‘Recapturing’ digital space: ISIS should be cornered to dark web, Google says

© Jason Lee
In order to defeat Islamic State propaganda online, it needs to be pushed to the sidelines of the dark web, Jared Cohen, director of Google Ideas, has said.

Islamic State (IS, formerly ISIS/ISIL) needs to be made to fear being caught when posting messages online, which will help us to “recapture digital territory” from the terror organization, Cohen said while giving a talk on ‘Waging a Digital Counterinsurgency’ at Chatham House, an international affairs think tank based in London.

"Terrorist groups like ISIS, they operate in the dark web whether we want them to or not," Cohen said, stressing that the group’s online activity has not been limited so far.

"What is new is that they're operating without being pushed back in the same internet we all enjoyed. So success looks like ISIS being contained to the dark web", the director said.

If pushed out of the open web, IS will certainly have trouble with spreading propaganda, he explained.

 “What ISIS is doing is reflective of the times, as opposed to some sort of new sophistication that magically appeared,” Cohen said, adding that IS is far from being “tech savvy.”

Islamic State has used every opportunity to make itself look bigger than it really is, said Cohen. It has “managed to create an exaggerated sense of [its] size online” by creating accounts, which outnumber actual users. The accounts must be removed at a faster rate, than at which they are created, he explained.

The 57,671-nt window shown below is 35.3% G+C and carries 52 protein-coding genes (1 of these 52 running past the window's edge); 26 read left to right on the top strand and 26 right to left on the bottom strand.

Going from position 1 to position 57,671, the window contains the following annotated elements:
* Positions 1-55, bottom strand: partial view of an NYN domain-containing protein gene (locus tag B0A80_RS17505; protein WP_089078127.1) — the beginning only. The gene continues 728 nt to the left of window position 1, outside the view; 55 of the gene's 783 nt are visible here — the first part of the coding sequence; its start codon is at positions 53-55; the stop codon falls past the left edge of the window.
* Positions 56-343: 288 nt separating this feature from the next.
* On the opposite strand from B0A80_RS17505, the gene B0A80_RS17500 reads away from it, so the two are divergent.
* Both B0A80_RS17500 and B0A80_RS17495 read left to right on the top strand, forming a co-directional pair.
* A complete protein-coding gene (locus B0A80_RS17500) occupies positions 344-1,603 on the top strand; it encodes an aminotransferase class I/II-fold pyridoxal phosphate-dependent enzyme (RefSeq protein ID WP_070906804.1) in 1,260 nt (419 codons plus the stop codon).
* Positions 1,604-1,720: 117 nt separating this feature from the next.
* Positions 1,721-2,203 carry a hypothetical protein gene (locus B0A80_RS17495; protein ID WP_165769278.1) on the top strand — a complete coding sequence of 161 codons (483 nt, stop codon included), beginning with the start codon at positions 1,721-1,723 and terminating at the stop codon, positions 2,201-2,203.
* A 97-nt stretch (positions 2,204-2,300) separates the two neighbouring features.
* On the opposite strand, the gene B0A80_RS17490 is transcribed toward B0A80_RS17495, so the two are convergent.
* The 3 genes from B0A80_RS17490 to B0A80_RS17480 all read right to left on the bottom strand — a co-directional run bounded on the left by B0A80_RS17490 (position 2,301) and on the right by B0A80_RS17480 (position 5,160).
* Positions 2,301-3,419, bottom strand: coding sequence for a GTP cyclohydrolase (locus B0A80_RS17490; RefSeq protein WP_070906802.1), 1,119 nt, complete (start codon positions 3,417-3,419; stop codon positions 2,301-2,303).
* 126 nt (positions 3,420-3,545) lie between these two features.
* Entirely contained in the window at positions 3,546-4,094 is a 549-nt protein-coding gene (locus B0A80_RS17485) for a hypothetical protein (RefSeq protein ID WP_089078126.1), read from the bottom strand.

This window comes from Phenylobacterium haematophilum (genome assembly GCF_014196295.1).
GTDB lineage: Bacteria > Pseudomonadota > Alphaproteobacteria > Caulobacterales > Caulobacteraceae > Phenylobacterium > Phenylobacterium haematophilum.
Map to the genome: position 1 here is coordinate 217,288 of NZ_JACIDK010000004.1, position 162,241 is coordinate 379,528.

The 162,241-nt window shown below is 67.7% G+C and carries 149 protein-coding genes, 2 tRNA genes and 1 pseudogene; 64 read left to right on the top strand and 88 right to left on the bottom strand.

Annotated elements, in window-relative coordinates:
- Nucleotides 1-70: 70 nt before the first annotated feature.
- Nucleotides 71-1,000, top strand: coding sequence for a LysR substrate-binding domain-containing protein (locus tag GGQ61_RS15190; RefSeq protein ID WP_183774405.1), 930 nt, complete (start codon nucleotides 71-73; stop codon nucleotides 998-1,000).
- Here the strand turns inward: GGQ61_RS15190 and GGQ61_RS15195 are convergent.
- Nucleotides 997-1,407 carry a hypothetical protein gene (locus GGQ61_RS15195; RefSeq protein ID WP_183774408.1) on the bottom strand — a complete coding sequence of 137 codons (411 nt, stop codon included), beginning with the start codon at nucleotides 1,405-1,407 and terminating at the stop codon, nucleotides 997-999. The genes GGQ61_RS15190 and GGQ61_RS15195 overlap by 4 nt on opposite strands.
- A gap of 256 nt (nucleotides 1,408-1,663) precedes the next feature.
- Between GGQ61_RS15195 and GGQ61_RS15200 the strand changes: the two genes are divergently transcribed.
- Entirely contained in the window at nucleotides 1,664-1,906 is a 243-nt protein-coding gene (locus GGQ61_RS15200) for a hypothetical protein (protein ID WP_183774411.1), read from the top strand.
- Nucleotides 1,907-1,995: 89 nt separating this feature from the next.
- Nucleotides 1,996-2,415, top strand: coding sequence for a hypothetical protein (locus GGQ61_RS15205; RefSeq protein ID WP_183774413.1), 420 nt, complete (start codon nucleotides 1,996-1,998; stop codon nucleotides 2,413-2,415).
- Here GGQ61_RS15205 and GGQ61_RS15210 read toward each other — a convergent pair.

Islamic State has been making use of a number of social media services, such as Facebook, Twitter, Instagram and Telegram to promote its activity. Among the most popular is the encrypted chat app Telegram. IS has posted videos, employed hashtags and used bot software to send automatic messages. A study conducted by George Washington University showed that to have a Twitter account suspended meant “a badge of honor” for an IS follower. Another study conducted last year by the Brookings Institution, a Washington-based think tank, found that there were anywhere from 46,000 to 90,000 Twitter accounts belonging to IS supporters.